PROVIDENCE, R.I. (WPRI) — Rhode Island Education Commissioner Angélica Infante-Green isn’t ruling out the possibility of having to delay the start of school, as the logistics of reopening amid a public health crisis have proven challenging.
“We have to be flexible,” Infante-Green said during a wide-ranging interview with WPRI 12 Friday. “If we need to move things, we will.”
The first day of school is currently set for Aug. 31.
Among the latest challenge is figuring out to how to provide virtual learning to all students who don’t feel comfortable with in-person learning, while also opening classrooms to those who want it. The option was first revealed earlier this week when Infante-Green and Gov. Gina Raimondo announced that families could choose virtual learning for their children, even if schools reopen to in-person education.
“They will have a choice of having their child go online or in person,” Infante-Green said.
Infante-Green acknowledged that depending on how many families sign up, the logistics of every district offering virtual learning will be a challenge. Classrooms will need to be staffed with teachers whether they have 25 students or 10, while also allocating enough teachers to virtual programs.
“It’s a nightmare,” Infante-Green said. “I have to be honest. … We just have to be innovative and think out of the box.”
The promise of a virtual option came after scores of parents and teachers expressed concerns about the safety of returning to school. Rhode Island doesn’t have enough testing capacity to test everyone for COVID-19 before returning to school, and many classrooms are not large enough to space 25-30 desks six feet apart.
“I can’t tell you how many emails I get a day from parents who say ‘I need my child to go back because they didn’t benefit as much from distance learning,'” Infante-Green said. “Or, ‘I’m afraid and I don’t want my child to go back.'”
Providence, for example, had previously planned to offer a virtual learning academy for students and teachers at high risk for COVID-19, but not necessarily all students. Superintendent Harrison Peters said this week the district was working to try and offer the option to all families.
Whether teachers will be given the option to teach virtually for any reason is still in question, and will likely depend on how many families opt to send their children back to school in person.
“We have surveyed teachers who have an underlying disease or are immunocompromised,” Infante-Green said. “We are prioritizing teachers that are at risk.”
Stephanie Mandeville, a spokesperson for the National Education Association of Rhode Island, said “the assumption should be that all students and teachers are virtual with the potential option to be in person – not the other way around.”
Districts were required to post their final reopening plans online by Friday, but the Education Department said a number of districts were given extensions in order to further revise the plans. (A spokesperson declined to disclose which districts got extensions, but said a third of districts got “significant feedback” from state education officials earlier this week.)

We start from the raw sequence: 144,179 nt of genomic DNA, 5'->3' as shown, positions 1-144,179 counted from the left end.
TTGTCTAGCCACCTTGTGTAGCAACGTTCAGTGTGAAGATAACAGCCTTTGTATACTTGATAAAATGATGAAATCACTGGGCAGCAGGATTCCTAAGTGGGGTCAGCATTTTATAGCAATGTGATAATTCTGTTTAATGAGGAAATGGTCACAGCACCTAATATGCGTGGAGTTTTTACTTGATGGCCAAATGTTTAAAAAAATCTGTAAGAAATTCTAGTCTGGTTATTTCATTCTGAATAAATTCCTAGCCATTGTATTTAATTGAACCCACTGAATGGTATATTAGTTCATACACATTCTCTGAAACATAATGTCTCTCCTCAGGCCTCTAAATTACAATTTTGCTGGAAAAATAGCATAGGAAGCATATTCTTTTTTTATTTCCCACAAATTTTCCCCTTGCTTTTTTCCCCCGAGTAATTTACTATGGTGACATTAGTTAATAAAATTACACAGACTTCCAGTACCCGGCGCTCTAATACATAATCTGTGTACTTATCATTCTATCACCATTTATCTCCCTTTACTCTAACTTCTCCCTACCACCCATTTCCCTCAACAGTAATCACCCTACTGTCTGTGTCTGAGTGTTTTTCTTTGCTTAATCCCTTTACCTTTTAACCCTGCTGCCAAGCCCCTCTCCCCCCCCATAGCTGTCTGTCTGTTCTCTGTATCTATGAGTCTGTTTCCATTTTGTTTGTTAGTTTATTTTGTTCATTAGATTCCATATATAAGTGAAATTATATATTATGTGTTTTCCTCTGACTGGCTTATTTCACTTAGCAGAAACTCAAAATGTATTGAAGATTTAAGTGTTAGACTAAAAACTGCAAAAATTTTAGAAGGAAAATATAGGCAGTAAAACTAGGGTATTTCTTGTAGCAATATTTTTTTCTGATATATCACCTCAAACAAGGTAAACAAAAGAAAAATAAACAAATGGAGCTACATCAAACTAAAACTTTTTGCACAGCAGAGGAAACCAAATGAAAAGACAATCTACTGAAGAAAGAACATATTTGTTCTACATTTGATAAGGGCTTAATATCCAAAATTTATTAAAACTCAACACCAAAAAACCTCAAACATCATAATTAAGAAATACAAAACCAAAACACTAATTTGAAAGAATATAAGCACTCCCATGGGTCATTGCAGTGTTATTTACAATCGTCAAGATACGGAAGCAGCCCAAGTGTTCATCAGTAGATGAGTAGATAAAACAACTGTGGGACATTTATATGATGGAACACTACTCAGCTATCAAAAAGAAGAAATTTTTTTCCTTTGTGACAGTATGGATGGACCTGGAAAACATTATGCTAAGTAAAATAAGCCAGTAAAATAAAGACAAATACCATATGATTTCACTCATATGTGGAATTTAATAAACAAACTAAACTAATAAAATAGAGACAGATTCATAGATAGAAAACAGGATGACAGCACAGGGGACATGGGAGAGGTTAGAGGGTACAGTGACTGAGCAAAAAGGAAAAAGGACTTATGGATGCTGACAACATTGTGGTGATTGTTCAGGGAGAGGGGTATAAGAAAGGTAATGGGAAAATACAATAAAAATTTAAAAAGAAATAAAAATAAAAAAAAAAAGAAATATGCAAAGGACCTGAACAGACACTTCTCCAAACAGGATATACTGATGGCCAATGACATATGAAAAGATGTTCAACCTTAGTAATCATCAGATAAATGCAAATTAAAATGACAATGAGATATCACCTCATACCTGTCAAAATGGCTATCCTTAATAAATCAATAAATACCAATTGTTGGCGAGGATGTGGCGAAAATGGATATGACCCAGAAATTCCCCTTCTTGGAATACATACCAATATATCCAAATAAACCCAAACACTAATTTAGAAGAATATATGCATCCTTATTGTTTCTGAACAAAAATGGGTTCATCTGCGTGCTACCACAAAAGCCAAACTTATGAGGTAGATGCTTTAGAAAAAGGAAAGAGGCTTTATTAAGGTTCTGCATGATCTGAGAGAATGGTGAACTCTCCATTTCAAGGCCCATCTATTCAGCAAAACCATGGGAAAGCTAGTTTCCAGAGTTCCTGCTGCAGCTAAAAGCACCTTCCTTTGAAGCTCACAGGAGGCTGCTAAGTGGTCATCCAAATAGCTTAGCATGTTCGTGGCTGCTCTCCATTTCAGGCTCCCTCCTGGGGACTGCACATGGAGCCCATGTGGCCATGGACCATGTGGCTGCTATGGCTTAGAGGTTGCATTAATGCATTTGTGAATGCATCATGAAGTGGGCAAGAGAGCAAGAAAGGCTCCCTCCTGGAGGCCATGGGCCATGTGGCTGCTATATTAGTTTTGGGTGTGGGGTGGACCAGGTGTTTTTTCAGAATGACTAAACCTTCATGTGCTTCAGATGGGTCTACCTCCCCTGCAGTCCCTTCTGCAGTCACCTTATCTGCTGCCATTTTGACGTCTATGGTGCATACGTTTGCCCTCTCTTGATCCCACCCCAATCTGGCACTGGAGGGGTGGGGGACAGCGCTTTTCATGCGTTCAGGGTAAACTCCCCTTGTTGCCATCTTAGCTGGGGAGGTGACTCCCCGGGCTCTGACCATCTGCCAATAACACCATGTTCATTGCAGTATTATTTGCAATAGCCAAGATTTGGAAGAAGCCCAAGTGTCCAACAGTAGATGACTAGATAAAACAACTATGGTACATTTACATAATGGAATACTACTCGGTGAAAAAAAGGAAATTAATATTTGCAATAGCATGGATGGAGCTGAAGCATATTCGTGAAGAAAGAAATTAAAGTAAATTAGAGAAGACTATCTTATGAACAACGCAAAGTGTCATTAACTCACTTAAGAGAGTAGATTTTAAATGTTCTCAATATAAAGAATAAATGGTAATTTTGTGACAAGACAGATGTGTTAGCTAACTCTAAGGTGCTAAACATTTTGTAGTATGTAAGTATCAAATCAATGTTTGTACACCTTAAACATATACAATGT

The draft plans that were submitted on July 17 had to include three scenarios: full in-person, full distance learning and a hybrid.
A number of districts submitted proposals for an “A/B” alternating schedule, which would split students into two groups that would take turns attending school in-person.
While the A/B model would allow class sizes to be smaller and allow for more physical distancing, it would also make it difficult for parents who need to go back to work.
“A and B day has been a topic of contention,” Infante-Green said. “We heard loud and clearly that this alternate day is a problem.”
She said RIDE is working with districts on avoiding the A/B schedule, which could happen naturally if enough parents sign up for virtual learning and in-person class sizes shrink.
The other option — which is being considered in Providence — would keep older students who can be home alone learning virtually, so that high school buildings could be used to spread out younger students.
Infante-Green also said that students with special needs and individualized education plans (IEPs) and multilingual learners would be allowed to attend in person, even if their grade level is assigned to be virtual or a hybrid.
The R.I. Department of Health is expected to release a decision on whether it’s safe to reopen schools on Aug. 17, based on a series of metrics that include the ability to test symptomatic teachers and students and get results in two-to-three days.
Based on that decision, districts will have just two weeks to implement plans, figure out bus routes and assign students and teachers to virtual and physical classrooms.
Along with considering delaying the school year, Infante-Green said changing the 180-day requirement is on the table. Massachusetts has waived 10 days of the school year in order to allow districts to reopen by Sept. 17.